The Miss India Pageant
The inaugural Miss India pageant was held in 1959, about 10 years after India gained independence, as a way to promote a new image of India internationally. Beautiful, young women showcased Indian textiles—traditional symbols of resistance to colonialism. It wasn’t until 1994, when two Indian pageant winners went on to become Miss World and Miss Universe, that Miss India was elevated to prominence.
Vimla Patel, the founding editor of the popular Indian women’s magazine Femina and an organizer of the first Miss India pageant, has often said that the pageant played a role in defining the modern Indian woman.
In Making Miss India Miss World: Constructing Gender, Power and the Nation in Postliberalization India, Susan Dewey writes, "When India became independent, there were, because of the various states in India, different kinds of women. There was a Maharashtrian woman, there was a Punjabi woman, but nobody had identified what was an Indian woman. There was a question mark here. Who is the Indian woman? Nobody knew. Who was going to put all these threads together and make one fabric? That was the question. And the answer to that was Femina and Miss India."
Every year, in August or September, Femina magazine and The Times of India print entry forms for the Miss India pageant that thousands of young women from all over the country fill out and submit. To be eligible, a woman must be taller than five feet six inches and under 25 years old. An entry form is accompanied by two photographs—one full body shot and one close-up—and the judges evaluate the women’s natural beauty and figures based on the photographs. Based on those criteria, approximately 100 women from across the county are selected as finalists to undergo second-round interviews. From there, 20 women are chosen to go to Mumbai to compete in Miss India, with the hopes of continuing on to compete in Miss World and Miss Universe.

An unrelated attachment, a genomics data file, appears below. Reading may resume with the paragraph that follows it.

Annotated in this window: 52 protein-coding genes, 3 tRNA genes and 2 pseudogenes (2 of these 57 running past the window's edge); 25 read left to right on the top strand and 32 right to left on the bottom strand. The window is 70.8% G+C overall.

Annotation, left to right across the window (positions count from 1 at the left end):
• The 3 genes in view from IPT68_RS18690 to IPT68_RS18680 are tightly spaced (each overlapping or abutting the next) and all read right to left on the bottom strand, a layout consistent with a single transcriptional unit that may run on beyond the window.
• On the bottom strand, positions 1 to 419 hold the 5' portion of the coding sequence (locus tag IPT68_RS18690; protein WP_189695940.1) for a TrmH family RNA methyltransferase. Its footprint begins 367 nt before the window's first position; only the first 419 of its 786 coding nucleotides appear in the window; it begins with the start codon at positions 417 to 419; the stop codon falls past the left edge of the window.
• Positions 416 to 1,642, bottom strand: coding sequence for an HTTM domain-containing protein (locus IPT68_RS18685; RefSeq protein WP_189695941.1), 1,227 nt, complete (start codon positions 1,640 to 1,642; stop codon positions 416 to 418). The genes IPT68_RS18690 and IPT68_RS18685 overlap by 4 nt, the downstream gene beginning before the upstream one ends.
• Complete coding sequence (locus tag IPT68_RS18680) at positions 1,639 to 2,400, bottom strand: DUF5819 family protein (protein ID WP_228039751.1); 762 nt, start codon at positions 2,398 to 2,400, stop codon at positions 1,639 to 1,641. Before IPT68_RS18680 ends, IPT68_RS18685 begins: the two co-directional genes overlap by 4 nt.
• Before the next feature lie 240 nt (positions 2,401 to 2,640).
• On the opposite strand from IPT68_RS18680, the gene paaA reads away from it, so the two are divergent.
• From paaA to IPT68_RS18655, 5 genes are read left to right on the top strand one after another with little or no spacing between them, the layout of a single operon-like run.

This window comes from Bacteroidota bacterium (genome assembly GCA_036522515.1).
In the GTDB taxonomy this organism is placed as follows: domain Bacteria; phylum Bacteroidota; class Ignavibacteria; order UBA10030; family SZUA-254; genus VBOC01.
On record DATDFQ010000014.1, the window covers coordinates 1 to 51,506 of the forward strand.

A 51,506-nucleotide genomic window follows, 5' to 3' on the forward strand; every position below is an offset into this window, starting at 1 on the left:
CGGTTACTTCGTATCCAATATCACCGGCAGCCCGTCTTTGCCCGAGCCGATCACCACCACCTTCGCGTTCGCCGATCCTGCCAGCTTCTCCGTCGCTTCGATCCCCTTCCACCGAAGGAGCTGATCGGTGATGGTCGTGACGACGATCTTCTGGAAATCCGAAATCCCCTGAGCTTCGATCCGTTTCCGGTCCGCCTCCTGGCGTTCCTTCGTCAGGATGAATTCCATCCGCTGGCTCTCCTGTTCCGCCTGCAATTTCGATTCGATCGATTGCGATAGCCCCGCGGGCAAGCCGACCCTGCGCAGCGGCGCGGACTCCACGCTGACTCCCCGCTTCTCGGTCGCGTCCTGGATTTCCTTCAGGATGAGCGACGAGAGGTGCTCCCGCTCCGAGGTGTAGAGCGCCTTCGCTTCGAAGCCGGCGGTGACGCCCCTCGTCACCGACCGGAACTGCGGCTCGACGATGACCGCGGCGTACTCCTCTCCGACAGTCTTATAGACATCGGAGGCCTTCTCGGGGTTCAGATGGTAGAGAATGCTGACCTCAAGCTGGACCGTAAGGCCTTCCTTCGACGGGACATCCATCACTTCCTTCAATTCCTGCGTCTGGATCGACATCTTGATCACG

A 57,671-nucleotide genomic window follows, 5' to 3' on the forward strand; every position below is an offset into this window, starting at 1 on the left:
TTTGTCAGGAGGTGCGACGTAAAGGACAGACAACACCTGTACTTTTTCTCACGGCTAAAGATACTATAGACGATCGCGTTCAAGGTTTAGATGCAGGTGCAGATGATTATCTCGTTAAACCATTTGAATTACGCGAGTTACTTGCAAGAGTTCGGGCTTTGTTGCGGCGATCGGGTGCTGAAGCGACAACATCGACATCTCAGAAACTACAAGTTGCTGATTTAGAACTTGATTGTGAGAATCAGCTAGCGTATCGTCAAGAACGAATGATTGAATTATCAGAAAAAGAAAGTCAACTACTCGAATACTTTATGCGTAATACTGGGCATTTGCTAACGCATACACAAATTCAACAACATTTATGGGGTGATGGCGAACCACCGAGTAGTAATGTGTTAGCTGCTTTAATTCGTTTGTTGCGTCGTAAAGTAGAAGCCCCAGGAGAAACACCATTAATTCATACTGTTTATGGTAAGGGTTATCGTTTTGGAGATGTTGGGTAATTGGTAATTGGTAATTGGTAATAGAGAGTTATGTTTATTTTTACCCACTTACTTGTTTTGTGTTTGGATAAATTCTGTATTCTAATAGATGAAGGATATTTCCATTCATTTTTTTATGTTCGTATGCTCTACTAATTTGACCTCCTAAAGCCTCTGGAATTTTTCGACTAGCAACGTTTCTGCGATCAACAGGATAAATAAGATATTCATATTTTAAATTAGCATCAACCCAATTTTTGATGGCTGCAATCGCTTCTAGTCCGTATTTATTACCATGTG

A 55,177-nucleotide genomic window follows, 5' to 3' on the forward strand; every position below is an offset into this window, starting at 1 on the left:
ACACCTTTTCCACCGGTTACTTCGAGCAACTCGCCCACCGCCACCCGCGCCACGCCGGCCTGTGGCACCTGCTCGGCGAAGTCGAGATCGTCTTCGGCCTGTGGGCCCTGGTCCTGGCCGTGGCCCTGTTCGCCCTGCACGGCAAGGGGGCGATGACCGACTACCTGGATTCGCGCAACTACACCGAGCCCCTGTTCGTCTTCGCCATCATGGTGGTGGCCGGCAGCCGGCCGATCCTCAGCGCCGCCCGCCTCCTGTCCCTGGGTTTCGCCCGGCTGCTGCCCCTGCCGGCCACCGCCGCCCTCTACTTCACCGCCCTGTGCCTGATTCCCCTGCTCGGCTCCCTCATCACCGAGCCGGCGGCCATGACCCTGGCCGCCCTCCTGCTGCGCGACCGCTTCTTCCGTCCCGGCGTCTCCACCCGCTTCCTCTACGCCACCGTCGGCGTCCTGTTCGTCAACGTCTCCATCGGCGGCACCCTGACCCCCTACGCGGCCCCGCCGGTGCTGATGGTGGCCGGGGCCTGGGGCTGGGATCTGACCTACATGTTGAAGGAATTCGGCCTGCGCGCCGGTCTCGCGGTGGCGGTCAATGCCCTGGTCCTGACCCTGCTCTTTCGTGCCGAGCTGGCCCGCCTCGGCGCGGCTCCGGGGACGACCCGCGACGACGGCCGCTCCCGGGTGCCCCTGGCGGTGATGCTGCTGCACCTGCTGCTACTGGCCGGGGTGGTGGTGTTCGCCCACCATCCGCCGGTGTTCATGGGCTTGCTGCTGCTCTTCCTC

For 30 days prior to the contest, contestants are housed in a hotel, where they undergo a strict grooming and training regime that includes two fitness classes a day, meals catered by a dietician, cosmology and skin bleaching sessions and seminars on fashion and modeling. Contestants are also advised on how to champion social causes without being overtly political, as a way of appealing to Indian middle classes, as well as the judges. The women are allowed to leave the hotel only a few times and are under close supervision.
While Miss India is seen by some as a gateway to social mobility, a majority of the contestants are urban and from northern India and have elite, cosmopolitan backgrounds. Pageant officials frame the Miss India pageant as a celebration of Hindu women’s empowerment in an attempt to align it with Hindu nationalist politics and avoid attacks for encouraging sexual exploitation of the female body.
Since 1996, there have been numerous protests against pageants in India. In 1996, when India hosted the Miss World pageant, demonstrations led by the Durga Vahini and other women’s nationalist movements raged across the country.
The Miss India pageant is watched by over one billion people worldwide.
» Dewey, Susan. Review of Making Miss India Miss World: Constructing Gender, Power, and the Nation in Postliberalization India. Syracuse: Syracuse University Press, 2008.
» Runkle, Susan. "Manufacturing Beauties." India Together, September 2004.
» The Times of India. "Miss World: India’s Winning Moments."